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2answers
46 views

What does “of such” mean in this sentence?

My mother language is not English, so please give me a clear explanation of what does "of such" mean in this sentence? I could not find an equivalent in my language. The sentence is: encourage ...
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1answer
44 views

Alternative sentence of “May I come in, please?”

What do you usually say in the UK when you come into the class while the teacher is teaching. Is it ok to say "excuse me, sir or miss" or "May I come in, please"? are there any other ways to say this?
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3answers
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Is it “in” or “on” HNQ?

Stack Exchange has a special feature that displays the hottest questions from its 170 or more sites across the network, it's called Hot Network Questions or HNQ for short. Most users will see to ...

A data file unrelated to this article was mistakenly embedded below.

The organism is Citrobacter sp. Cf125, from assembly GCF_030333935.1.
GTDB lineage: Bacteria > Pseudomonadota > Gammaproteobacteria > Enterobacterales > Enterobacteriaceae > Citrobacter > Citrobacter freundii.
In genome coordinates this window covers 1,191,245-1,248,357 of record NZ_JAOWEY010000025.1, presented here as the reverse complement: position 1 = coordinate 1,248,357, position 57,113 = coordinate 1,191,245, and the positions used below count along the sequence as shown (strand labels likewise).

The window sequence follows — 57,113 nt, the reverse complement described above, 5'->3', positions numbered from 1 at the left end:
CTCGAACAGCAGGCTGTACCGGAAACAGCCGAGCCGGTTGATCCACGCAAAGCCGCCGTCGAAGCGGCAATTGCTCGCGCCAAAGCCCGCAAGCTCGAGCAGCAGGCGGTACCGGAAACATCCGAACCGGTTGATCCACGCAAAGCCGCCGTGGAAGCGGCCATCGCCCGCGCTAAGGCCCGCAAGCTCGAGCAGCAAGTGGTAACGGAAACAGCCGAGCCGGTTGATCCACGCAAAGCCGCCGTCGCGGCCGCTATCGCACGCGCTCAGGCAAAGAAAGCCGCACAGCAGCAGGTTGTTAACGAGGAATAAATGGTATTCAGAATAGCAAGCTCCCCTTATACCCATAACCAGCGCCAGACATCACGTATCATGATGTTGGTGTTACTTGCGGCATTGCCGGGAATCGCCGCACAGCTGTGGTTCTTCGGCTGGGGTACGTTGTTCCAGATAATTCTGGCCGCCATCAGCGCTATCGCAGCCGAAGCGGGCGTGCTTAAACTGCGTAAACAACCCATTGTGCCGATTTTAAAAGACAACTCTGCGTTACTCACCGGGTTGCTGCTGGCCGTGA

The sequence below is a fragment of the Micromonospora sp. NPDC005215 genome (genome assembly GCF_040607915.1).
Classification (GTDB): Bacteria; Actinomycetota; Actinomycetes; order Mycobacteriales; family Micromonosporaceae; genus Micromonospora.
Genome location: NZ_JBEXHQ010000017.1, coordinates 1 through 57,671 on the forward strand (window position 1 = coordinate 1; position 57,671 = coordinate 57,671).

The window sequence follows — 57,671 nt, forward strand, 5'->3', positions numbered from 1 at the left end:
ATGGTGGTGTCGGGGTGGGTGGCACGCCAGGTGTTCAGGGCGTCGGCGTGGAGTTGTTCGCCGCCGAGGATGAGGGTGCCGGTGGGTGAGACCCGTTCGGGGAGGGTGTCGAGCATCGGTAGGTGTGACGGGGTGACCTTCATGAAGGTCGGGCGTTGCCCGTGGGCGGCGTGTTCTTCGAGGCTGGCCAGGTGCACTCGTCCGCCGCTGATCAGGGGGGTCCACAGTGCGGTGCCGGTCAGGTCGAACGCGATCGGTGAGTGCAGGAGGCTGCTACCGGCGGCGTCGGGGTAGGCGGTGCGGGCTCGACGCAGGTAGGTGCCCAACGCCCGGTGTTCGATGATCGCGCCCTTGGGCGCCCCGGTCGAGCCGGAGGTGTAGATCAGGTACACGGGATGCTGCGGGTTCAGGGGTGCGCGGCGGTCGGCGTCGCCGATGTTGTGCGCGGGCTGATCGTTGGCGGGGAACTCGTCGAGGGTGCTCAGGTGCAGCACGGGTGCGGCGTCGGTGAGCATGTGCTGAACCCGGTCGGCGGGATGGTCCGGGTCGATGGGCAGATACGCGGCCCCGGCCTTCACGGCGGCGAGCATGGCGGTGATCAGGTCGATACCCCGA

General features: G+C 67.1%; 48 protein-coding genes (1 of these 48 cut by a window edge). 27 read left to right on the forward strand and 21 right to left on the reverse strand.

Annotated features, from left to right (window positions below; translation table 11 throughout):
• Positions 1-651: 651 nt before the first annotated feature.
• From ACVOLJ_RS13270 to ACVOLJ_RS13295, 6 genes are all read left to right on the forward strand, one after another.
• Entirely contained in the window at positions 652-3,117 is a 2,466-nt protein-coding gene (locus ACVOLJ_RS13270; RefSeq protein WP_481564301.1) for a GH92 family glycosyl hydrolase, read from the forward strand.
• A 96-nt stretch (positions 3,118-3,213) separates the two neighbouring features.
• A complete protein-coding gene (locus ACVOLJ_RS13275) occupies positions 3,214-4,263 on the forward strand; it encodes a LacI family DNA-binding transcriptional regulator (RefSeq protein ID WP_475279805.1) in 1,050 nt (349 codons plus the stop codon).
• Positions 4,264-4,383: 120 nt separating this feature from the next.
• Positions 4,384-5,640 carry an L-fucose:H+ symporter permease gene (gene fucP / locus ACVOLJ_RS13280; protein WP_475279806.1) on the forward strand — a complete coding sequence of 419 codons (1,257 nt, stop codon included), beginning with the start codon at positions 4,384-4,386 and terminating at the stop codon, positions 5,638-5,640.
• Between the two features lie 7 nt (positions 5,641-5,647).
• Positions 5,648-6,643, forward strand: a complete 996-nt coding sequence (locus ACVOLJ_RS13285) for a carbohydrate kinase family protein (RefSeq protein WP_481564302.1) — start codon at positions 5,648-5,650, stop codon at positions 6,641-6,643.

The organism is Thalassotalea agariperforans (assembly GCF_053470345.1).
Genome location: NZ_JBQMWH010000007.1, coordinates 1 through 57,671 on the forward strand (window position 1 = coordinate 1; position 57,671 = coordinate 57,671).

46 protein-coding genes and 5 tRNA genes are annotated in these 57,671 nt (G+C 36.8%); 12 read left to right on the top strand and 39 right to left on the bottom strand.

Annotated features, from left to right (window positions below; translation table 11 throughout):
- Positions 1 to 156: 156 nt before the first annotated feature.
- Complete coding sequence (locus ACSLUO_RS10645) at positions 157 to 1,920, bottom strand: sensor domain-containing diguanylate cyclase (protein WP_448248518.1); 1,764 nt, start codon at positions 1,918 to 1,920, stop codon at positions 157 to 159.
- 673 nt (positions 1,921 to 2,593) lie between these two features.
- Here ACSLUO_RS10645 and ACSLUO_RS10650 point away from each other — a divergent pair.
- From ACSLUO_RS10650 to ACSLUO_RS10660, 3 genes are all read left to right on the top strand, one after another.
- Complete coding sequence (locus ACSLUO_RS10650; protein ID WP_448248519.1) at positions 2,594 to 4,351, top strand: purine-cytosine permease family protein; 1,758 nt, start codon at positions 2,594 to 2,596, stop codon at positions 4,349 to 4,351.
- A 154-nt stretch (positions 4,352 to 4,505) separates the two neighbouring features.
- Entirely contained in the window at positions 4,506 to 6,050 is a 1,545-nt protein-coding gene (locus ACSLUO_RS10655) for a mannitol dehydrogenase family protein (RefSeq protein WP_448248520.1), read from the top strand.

2
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1answer
31 views

How come we write drought and draught but pronounce [draut] and [dra:ft] or write enough and though but pronounce [i’naf] and [đou]? [duplicate]

How come we write drought and draught but pronounce [draut] and [dra: ft] or write enough and though but pronounce [i’naf] and [đou]?
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1answer
25 views

Type of usage/accuracy

As the boy tames the wild bird, it evokes pleasure in him away from his hardship in society; the bird is bettering us here. verb gerund or present participle: bettering improve on or surpass (an ...
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1answer
50 views

Meaning of sentence. “He is not vigilant like you”

He is not vigilant like you. Does it mean that you are vigilant. Or you are not vigilant like him. I am really confused by the sentence whether it's a compliment or complaint?
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2answers
185 views

Why are pubowners called landlords in the U.K.?

I just came across the fact that Brits call the owners\operators of their pubs landlords, (on the new show "The Reluctant Landlord"). Being from the USA I am only aware of the term landlord being used ...
0
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2answers
40 views

Of which or of which the

Would you say, "a flat of which windows were broken" or "a flat of which the windows were broken"? Of course the best solution is "A flat the windows of which" or "whose windows".
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4answers